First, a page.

Here’s why you won’t find life coaching testimonials on this website!
Albeit marketing experts stress the importance of testimonials on websites, my life experience has not granted me the privilege of being convinced by this advice. After all, would anyone give you a bad testimonial? And if anyone would, would you be brave enough to post it on your website? So it goes without saying that testimonials will only sing praises to the business owner. I do not see value in this for a person who is researching my website with the outlook of becoming my client.
Another question is: are testimonials genuine? Most corporate high profile employees and small business owners, who are the most frequent clients of life coaches, will not be happy with posting their full names, company names, their positions within their companies, and contact details under the testimonial to make it credible. Thus, to me, a testimonial signed with a first name and an initial of a surname or vice versa is not genuine, because unless provable that a real person wrote the testimonial [which can only be provable by some form of contact details], I could have written it – and millions of others – myself! This same issue of discretion applies to individuals who are not members of the business world. I have worked with people who were happy to give me testimonials for my website, but did not wish me to post their full names under the testimonials, because they did not want their names to be picked up by search engines or have the fact that they or their family members [in case of UnLearning Difficulties With NLP] were my clients advertized on the worldwide web.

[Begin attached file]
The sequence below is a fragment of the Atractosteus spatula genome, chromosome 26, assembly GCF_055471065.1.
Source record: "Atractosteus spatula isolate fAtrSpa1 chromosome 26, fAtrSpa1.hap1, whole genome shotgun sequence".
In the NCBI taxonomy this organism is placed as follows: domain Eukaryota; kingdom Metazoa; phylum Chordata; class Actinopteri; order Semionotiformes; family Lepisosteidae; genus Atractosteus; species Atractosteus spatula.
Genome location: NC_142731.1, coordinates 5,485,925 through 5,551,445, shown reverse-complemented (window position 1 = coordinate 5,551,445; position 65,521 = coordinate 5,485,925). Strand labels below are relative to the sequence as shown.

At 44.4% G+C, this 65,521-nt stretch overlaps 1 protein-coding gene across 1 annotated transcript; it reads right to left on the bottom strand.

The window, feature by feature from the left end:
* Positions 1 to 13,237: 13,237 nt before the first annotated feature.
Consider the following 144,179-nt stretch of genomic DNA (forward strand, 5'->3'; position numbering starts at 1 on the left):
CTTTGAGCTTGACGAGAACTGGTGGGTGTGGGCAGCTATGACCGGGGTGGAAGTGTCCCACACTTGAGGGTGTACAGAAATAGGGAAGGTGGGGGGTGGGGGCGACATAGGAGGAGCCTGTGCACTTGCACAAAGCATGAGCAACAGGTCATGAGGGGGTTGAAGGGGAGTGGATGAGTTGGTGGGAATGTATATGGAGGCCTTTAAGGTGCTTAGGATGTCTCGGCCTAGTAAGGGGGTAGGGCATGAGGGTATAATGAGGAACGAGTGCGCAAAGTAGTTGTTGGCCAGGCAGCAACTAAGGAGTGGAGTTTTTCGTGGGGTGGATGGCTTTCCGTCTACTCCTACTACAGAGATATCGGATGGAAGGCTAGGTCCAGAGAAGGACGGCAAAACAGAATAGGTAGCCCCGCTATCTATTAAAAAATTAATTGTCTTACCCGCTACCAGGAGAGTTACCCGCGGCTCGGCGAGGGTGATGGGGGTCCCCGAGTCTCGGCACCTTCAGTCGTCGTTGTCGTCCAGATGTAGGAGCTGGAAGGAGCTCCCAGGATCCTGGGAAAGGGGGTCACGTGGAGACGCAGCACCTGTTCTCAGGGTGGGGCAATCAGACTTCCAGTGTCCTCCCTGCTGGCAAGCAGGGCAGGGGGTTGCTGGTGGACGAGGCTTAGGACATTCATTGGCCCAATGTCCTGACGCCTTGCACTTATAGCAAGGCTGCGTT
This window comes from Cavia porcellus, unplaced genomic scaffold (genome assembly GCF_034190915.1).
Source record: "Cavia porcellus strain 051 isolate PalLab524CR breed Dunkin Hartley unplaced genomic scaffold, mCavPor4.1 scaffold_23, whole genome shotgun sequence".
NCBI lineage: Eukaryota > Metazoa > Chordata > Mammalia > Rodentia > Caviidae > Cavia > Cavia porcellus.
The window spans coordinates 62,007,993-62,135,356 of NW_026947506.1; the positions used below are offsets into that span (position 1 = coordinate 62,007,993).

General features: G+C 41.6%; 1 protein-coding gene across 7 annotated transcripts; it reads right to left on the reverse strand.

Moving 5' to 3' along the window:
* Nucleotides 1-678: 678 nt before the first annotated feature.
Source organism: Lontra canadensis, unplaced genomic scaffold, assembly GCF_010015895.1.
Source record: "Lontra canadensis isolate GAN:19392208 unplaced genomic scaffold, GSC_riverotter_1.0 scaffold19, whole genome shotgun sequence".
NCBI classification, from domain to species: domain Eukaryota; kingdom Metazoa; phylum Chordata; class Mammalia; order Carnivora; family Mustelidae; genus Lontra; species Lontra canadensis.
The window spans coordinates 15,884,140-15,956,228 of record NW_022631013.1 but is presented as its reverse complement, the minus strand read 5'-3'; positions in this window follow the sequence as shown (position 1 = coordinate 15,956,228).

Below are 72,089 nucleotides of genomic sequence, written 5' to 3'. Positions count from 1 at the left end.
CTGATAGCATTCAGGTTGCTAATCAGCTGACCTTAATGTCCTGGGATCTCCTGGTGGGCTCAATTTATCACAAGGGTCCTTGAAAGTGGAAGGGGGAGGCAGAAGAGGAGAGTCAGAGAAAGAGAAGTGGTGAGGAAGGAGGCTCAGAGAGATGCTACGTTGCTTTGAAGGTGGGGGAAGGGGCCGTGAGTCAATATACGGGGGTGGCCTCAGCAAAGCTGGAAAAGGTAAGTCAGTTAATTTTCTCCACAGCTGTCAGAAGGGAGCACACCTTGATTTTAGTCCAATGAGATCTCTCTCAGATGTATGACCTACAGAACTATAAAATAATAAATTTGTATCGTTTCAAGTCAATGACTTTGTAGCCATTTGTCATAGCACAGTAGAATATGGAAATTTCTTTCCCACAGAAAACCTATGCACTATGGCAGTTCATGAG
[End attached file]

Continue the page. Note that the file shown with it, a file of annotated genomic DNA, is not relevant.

And what about video or audio testimonials? Their genuineness is as much unprovable as is that of written testimonials. I know people who started their own business and asked a few friends to give them testimonials, yes, with full names and even occupations posted under the testimonials, for their newly fledged websites, but I knew that these people were the business owners’ friends. So what should stop me from asking a friend, or even a family member [who doesn't look too alike me] to record a video (or audio) testimonial?
Besides, testimonials are everywhere, every website has them, so do potential clients really pay attention to them? The answer lies with every individual out there. I advise that you accept the points raised here as an expansion of your horizons and be guided by your intuition about the ambience and content of the website you’re researching. After all, no matter how many testimonials you read, you’ll always form your own opinion in the end.